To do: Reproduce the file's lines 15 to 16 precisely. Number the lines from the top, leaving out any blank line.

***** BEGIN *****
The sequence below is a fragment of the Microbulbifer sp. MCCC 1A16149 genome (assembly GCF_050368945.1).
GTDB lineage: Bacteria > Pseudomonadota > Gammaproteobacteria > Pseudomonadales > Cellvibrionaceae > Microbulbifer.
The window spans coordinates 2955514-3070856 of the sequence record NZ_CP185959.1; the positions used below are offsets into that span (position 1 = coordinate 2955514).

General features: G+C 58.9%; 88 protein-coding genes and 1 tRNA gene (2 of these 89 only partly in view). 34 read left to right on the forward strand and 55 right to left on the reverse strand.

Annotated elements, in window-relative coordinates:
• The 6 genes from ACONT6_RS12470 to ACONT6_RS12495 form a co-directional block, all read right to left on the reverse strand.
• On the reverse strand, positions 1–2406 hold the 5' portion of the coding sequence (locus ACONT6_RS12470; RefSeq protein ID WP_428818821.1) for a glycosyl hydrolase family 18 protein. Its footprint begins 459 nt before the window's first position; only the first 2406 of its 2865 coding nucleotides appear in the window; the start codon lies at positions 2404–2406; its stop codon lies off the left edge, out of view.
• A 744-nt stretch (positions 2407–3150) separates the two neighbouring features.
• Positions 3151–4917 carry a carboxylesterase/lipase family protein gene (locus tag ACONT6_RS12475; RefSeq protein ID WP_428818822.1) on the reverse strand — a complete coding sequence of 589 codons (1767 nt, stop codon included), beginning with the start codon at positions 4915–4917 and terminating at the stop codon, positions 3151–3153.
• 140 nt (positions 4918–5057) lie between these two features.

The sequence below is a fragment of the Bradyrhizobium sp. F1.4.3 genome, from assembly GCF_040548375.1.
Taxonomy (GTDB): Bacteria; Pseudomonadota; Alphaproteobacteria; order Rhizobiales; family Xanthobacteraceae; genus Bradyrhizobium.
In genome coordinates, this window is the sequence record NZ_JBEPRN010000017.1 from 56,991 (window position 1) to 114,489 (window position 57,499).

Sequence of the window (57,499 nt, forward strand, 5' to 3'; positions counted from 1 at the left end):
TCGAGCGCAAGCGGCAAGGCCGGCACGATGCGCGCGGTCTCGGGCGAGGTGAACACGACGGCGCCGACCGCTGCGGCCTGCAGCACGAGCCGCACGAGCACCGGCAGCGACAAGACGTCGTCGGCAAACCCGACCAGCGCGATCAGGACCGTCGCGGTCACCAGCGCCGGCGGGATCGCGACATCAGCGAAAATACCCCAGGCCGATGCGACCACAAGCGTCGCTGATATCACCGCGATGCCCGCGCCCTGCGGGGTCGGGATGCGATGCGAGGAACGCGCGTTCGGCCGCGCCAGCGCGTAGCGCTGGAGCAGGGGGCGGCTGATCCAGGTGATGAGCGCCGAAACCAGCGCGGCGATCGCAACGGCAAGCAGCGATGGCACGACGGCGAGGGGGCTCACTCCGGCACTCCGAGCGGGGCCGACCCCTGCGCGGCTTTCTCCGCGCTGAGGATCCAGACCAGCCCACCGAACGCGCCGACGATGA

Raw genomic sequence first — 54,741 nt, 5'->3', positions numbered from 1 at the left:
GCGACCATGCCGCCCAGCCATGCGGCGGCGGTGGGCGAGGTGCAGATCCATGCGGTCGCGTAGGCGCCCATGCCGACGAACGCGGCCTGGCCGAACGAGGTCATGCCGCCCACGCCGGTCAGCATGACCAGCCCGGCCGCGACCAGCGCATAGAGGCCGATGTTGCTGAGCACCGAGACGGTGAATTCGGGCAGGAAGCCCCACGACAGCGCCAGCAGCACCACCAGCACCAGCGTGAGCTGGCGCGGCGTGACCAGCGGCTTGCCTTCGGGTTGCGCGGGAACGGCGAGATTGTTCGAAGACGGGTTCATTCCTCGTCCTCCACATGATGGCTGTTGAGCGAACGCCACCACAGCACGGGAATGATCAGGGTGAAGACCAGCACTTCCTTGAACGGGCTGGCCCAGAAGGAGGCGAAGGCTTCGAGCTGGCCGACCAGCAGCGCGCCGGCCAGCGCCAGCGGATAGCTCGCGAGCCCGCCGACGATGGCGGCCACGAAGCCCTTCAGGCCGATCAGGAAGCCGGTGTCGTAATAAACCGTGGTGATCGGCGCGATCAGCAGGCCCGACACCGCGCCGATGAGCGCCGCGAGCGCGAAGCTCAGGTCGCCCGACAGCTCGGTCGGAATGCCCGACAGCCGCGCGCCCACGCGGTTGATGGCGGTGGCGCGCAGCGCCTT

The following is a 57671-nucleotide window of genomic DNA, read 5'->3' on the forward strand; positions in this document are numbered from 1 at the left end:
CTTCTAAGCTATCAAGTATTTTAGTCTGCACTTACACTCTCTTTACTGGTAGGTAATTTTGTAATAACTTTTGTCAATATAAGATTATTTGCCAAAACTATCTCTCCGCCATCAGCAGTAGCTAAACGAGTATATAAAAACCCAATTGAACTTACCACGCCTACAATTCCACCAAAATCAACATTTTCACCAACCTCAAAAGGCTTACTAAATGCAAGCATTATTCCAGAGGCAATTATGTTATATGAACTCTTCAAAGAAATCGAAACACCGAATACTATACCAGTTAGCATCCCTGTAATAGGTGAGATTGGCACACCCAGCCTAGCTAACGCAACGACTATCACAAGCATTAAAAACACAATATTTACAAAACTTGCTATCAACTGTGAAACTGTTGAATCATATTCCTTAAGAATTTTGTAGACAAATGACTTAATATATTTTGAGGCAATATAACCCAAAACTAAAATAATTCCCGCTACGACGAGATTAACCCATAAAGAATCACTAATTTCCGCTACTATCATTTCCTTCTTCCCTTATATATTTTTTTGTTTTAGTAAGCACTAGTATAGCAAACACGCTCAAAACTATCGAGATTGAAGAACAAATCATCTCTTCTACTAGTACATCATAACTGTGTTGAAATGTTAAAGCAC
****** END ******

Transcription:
TCGAGCGCAAGCGGCAAGGCCGGCACGATGCGCGCGGTCTCGGGCGAGGTGAACACGACGGCGCCGACCGCTGCGGCCTGCAGCACGAGCCGCACGAGCACCGGCAGCGACAAGACGTCGTCGGCAAACCCGACCAGCGCGATCAGGACCGTCGCGGTCACCAGCGCCGGCGGGATCGCGACATCAGCGAAAATACCCCAGGCCGATGCGACCACAAGCGTCGCTGATATCACCGCGATGCCCGCGCCCTGCGGGGTCGGGATGCGATGCGAGGAACGCGCGTTCGGCCGCGCCAGCGCGTAGCGCTGGAGCAGGGGGCGGCTGATCCAGGTGATGAGCGCCGAAACCAGCGCGGCGATCGCAACGGCAAGCAGCGATGGCACGACGGCGAGGGGGCTCACTCCGGCACTCCGAGCGGGGCCGACCCCTGCGCGGCTTTCTCCGCGCTGAGGATCCAGACCAGCCCACCGAACGCGCCGACGATGA

Raw genomic sequence first — 54,741 nt, 5'->3', positions numbered from 1 at the left: